Photo: Noah Manheimer
I don’t know how we found the mohel (ritual circumciser) who circumcised our oldest son 38 years ago, but the most memorable thing about him was his trembling hand. As he lowered his knife, I thought my physician father-in-law would faint. Suddenly, the mohel’s hand became sure and steady, my father-in-law looked with a smile, and everyone exhaled.
My wife met the mohel who performed the b’rit milah (the covenant of circumcision, sometimes called a bris) on our second son when he presented her with his card in the maternity ward of the hospital. He turned out to be the stand-up-comic kind of mohel. His Catskill humor shtick managed to reduce the anxiety level in the room but made a sideshow of the main event.
In those days, we didn’t inquire in advance about the religious beliefs, surgical methods, or even the fees of thesemohalim; nor did we inform them about our own predilections. Most of the practitioners in our neighborhood were Orthodox men with Yiddish accents, and we didn’t think we had much of a say.
Flash forward to the start of 2015, when my daughter Mimi and her husband Wes were expecting their first child, a son. Their first thought was to have the bris in a hospital or doctor’s office on the eighth day, and they invited me to recite the appropriate blessings for a kosher b’rit milah.
I consulted Rabbi Julie Pelc Adler, director of the Berit Mila Board of Reform Judaism, which since 1984 has trained and certified more than 300 licensed physicians and nurse midwives as officiants of this ancient Jewish rite.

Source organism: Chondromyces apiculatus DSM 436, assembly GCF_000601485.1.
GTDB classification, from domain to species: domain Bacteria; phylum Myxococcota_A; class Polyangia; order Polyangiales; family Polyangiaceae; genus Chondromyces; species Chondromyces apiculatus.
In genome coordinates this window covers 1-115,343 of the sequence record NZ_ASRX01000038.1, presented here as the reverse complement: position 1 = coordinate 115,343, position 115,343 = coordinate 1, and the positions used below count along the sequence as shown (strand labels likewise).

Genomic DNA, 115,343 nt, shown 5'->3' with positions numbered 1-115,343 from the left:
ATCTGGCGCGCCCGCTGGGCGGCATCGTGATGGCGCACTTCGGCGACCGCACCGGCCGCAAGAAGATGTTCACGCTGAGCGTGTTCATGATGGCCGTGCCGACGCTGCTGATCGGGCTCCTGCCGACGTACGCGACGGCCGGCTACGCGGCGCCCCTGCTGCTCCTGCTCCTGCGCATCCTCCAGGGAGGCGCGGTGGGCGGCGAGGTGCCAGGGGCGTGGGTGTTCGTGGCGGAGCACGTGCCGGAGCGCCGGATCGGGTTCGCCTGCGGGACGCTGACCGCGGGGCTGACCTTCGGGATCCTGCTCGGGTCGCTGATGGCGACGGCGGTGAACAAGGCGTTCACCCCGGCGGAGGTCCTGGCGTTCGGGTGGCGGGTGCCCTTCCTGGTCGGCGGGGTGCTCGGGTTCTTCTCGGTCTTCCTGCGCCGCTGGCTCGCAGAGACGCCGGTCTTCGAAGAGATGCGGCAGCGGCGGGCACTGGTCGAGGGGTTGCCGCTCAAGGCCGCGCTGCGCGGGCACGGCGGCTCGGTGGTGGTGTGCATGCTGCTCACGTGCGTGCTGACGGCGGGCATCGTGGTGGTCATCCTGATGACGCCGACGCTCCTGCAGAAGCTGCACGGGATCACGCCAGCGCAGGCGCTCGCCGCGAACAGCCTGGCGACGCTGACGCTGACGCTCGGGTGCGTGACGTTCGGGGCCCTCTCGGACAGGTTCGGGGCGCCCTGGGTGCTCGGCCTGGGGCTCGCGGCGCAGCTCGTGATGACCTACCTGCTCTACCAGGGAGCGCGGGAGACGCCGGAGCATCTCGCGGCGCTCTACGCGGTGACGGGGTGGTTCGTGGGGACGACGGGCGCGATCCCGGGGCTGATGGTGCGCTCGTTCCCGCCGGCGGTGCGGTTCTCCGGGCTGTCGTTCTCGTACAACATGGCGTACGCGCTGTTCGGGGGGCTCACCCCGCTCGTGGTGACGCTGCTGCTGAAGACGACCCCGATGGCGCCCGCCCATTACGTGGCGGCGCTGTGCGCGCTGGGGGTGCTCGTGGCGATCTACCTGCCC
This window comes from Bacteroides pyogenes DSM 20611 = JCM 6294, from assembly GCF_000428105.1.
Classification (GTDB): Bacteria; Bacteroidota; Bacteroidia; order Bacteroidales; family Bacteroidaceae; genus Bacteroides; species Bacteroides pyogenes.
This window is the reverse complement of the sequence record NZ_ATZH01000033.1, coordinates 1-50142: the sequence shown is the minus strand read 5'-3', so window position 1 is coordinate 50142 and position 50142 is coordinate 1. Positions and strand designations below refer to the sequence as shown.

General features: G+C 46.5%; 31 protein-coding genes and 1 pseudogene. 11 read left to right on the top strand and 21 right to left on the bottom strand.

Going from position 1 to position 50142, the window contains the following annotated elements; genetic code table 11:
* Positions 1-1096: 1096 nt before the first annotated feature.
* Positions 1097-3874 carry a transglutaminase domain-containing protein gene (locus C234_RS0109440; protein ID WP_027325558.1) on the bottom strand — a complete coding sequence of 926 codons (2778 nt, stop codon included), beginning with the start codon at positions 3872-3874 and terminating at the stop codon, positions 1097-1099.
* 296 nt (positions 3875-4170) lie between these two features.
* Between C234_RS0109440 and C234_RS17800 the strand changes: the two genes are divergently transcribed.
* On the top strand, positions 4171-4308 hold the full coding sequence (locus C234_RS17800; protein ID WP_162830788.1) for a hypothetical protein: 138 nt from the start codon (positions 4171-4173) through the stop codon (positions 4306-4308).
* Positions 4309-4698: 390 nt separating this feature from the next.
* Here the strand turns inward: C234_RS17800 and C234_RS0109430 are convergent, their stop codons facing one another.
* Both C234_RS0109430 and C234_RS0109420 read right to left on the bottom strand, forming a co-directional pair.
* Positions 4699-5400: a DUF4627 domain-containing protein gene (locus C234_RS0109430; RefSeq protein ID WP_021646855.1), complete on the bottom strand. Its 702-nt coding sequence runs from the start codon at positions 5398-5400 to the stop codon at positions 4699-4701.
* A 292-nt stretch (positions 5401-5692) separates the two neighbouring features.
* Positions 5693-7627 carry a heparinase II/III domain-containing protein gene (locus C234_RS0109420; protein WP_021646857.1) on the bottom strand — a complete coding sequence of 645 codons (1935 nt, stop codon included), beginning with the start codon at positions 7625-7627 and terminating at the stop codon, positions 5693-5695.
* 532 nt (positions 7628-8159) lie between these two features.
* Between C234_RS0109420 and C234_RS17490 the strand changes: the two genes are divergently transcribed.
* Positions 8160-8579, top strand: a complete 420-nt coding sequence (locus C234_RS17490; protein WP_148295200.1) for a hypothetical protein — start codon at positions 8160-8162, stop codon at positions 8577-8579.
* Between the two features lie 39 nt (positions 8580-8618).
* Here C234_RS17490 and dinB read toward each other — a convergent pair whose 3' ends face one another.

Rabbi Adler advised against the hospital or doctor’s office option. “Hospitals,” she said, “are designed to be antiseptic, an atmosphere that diminishes the warmth and specialness that mohalim bring to this communal rite.”
“And today,” she pointed out, “it is easier than ever before to find a mohel or mohelet (female mohel) whose values and philosophy reflect those of the couple both ritually and medically.
The first step is to check out this “Find a Mohel/et” directory of Reform mohalim in your area. Next, look at their online information and call with any questions or concerns you might have, such as:
- Will you be available around the time the baby is due?
- How do we determine the eighth day in terms of Jewish law?
- Do you use anesthesia? If so, which one and why?
- Do you give different family members roles in the ceremony? If so, what are they?
- Is the entire circumcision done for all to witness, or is a preliminary stage done privately?
- What preparations do we need to make before and after the b’rit milah?
A month before her due date, Mimi contacted several mohalim on beritmila.org and felt an immediate affinity for Lucy Eisenstein Waldman, a mohelet and mother of four sons, who explained the what would happen during the process both spiritually and medically. And, coincidentally, Lucy had received her midwife training with the practice that would be delivering Mimi’s child.
On the day of my grandson Edwin’s birth, my son-in-law phoned Lucy to set the time of the ceremony, which was to be held in the family’s Brooklyn apartment.
“Eight days later,” Wes said, “Lucy did an admirable job of seamlessly juggling the spiritual and medical elements of the brit milah — and during it all while keeping the baby calm. She also made the ceremony understandable to our non-Jewish friends in the room and included our long-distance family watching via FaceTime. Most significantly, the ceremony affirmed our son’s identify as a Jew and his commitment to Judaism in the presence of his community, even though he doesn’t know it yet.”
Finding the right mohel is a lot easier today than it was in my generation.
Aron Hirt-Manheimer is the Union for Reform Judaism’s Editor-at-Large
One of a handful of mohelets learned the trade after negative experiences with her own sons’ circumcisions.